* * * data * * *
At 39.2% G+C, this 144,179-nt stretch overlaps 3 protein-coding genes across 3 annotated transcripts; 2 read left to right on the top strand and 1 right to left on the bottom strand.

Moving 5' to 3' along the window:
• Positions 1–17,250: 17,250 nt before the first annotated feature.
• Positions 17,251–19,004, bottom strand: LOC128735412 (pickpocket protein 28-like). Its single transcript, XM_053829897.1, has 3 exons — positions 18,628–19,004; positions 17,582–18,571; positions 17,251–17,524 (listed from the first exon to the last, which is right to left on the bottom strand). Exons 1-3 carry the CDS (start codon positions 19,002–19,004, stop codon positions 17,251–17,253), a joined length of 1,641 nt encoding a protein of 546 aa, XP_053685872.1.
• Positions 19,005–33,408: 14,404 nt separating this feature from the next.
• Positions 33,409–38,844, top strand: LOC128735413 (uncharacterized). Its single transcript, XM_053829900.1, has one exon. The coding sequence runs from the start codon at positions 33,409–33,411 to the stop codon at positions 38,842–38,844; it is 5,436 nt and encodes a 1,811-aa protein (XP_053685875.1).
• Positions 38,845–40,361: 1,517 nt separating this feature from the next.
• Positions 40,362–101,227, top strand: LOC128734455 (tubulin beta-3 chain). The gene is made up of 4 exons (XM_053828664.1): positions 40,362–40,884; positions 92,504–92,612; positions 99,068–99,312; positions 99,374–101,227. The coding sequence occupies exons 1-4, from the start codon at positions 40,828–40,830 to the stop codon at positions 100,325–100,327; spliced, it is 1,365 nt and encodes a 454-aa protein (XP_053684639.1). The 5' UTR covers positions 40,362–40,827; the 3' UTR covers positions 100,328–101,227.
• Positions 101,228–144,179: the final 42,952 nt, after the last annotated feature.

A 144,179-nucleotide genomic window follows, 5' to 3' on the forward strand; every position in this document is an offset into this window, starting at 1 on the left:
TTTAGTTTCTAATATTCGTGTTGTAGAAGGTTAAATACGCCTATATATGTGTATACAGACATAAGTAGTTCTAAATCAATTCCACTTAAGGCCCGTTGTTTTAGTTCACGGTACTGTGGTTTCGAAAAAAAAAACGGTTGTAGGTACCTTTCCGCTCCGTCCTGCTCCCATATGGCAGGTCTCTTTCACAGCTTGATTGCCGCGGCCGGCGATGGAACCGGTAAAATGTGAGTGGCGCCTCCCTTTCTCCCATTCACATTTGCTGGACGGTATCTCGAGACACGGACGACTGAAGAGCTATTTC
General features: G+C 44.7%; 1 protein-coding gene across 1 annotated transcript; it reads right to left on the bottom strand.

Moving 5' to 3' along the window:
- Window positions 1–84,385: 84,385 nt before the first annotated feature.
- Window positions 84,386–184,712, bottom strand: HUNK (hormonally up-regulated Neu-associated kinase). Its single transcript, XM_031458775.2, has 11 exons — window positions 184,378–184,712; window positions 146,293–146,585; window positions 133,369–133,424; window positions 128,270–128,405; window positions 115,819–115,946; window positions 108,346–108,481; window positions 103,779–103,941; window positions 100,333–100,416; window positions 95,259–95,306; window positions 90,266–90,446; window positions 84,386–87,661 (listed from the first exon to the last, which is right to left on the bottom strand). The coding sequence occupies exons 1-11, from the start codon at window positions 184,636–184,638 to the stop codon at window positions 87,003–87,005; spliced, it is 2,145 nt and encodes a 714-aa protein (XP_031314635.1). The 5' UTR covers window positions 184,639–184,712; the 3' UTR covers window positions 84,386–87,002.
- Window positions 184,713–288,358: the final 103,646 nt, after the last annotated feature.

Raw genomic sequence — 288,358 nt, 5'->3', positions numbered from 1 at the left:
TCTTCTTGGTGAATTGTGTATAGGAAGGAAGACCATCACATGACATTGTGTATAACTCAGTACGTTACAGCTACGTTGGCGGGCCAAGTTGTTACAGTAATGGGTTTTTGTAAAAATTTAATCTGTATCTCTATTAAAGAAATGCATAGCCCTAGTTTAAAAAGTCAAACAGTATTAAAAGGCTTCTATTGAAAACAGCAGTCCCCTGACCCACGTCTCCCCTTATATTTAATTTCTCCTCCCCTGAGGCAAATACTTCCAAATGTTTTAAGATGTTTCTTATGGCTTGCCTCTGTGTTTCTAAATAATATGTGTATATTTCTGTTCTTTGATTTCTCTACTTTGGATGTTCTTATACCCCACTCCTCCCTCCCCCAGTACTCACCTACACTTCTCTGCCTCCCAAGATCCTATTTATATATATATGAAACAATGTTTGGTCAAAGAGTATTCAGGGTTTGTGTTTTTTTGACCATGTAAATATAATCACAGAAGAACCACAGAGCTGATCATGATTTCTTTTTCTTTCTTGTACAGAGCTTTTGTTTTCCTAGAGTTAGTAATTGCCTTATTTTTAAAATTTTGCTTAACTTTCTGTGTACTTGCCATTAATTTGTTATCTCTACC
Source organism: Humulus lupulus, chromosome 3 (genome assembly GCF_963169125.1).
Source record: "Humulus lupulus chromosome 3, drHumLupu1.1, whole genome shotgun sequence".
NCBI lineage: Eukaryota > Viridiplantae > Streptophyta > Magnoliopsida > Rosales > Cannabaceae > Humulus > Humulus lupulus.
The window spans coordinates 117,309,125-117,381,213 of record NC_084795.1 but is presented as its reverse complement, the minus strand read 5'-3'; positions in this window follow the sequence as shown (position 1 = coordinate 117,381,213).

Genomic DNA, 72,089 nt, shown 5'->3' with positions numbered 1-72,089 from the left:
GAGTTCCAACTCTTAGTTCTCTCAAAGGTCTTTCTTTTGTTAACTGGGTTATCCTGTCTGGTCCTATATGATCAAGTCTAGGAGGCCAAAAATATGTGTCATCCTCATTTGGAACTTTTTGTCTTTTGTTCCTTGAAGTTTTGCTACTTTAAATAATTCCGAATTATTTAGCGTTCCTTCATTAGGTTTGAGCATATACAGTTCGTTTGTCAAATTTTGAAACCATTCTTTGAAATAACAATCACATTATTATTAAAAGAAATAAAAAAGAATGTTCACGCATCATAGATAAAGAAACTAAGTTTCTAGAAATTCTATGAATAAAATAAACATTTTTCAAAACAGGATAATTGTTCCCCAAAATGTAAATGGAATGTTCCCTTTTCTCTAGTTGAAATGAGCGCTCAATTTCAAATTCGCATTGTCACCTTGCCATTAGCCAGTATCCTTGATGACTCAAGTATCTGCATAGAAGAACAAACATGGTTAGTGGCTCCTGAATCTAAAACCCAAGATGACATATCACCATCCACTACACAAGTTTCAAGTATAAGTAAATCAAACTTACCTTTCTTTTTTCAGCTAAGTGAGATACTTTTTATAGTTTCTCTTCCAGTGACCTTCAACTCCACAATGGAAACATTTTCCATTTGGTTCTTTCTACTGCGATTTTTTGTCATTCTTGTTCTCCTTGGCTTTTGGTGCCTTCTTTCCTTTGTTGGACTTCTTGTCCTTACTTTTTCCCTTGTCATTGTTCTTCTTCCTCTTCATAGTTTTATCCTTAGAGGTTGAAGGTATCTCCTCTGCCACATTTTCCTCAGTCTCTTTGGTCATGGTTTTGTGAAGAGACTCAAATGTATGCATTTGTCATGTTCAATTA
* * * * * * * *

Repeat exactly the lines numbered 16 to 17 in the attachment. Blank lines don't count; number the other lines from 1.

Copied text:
- Window positions 184,713–288,358: the final 103,646 nt, after the last annotated feature.

Raw genomic sequence — 288,358 nt, 5'->3', positions numbered from 1 at the left: